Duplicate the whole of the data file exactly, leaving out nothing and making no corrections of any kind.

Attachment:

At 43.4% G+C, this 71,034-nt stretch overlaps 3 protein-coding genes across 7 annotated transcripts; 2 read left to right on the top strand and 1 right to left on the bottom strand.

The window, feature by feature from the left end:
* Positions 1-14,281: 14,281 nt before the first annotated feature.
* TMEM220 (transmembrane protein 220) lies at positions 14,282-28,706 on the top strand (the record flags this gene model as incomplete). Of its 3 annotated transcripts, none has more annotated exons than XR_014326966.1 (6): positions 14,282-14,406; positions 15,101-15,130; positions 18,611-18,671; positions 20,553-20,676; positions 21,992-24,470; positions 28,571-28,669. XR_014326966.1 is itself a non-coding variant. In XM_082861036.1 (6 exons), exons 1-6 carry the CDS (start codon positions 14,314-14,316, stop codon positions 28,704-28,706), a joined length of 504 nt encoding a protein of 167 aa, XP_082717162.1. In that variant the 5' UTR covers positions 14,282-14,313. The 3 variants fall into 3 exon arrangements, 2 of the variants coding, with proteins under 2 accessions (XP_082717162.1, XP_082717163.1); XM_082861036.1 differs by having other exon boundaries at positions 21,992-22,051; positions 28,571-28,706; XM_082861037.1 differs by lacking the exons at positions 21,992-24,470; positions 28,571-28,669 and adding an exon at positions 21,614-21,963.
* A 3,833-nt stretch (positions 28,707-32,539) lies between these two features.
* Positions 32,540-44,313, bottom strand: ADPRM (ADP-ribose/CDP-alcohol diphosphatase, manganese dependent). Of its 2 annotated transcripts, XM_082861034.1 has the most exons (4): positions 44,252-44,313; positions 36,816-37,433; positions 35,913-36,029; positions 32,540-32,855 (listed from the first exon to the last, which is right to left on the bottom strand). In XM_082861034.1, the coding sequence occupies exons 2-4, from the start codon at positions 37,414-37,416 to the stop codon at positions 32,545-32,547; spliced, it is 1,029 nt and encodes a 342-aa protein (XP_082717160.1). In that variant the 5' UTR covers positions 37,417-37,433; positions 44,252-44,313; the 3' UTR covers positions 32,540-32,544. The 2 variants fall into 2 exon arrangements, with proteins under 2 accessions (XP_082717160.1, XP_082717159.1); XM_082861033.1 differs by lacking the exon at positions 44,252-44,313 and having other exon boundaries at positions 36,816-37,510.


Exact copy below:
At 43.4% G+C, this 71,034-nt stretch overlaps 3 protein-coding genes across 7 annotated transcripts; 2 read left to right on the top strand and 1 right to left on the bottom strand.

The window, feature by feature from the left end:
* Positions 1-14,281: 14,281 nt before the first annotated feature.
* TMEM220 (transmembrane protein 220) lies at positions 14,282-28,706 on the top strand (the record flags this gene model as incomplete). Of its 3 annotated transcripts, none has more annotated exons than XR_014326966.1 (6): positions 14,282-14,406; positions 15,101-15,130; positions 18,611-18,671; positions 20,553-20,676; positions 21,992-24,470; positions 28,571-28,669. XR_014326966.1 is itself a non-coding variant. In XM_082861036.1 (6 exons), exons 1-6 carry the CDS (start codon positions 14,314-14,316, stop codon positions 28,704-28,706), a joined length of 504 nt encoding a protein of 167 aa, XP_082717162.1. In that variant the 5' UTR covers positions 14,282-14,313. The 3 variants fall into 3 exon arrangements, 2 of the variants coding, with proteins under 2 accessions (XP_082717162.1, XP_082717163.1); XM_082861036.1 differs by having other exon boundaries at positions 21,992-22,051; positions 28,571-28,706; XM_082861037.1 differs by lacking the exons at positions 21,992-24,470; positions 28,571-28,669 and adding an exon at positions 21,614-21,963.
* A 3,833-nt stretch (positions 28,707-32,539) lies between these two features.
* Positions 32,540-44,313, bottom strand: ADPRM (ADP-ribose/CDP-alcohol diphosphatase, manganese dependent). Of its 2 annotated transcripts, XM_082861034.1 has the most exons (4): positions 44,252-44,313; positions 36,816-37,433; positions 35,913-36,029; positions 32,540-32,855 (listed from the first exon to the last, which is right to left on the bottom strand). In XM_082861034.1, the coding sequence occupies exons 2-4, from the start codon at positions 37,414-37,416 to the stop codon at positions 32,545-32,547; spliced, it is 1,029 nt and encodes a 342-aa protein (XP_082717160.1). In that variant the 5' UTR covers positions 37,417-37,433; positions 44,252-44,313; the 3' UTR covers positions 32,540-32,544. The 2 variants fall into 2 exon arrangements, with proteins under 2 accessions (XP_082717160.1, XP_082717159.1); XM_082861033.1 differs by lacking the exon at positions 44,252-44,313 and having other exon boundaries at positions 36,816-37,510.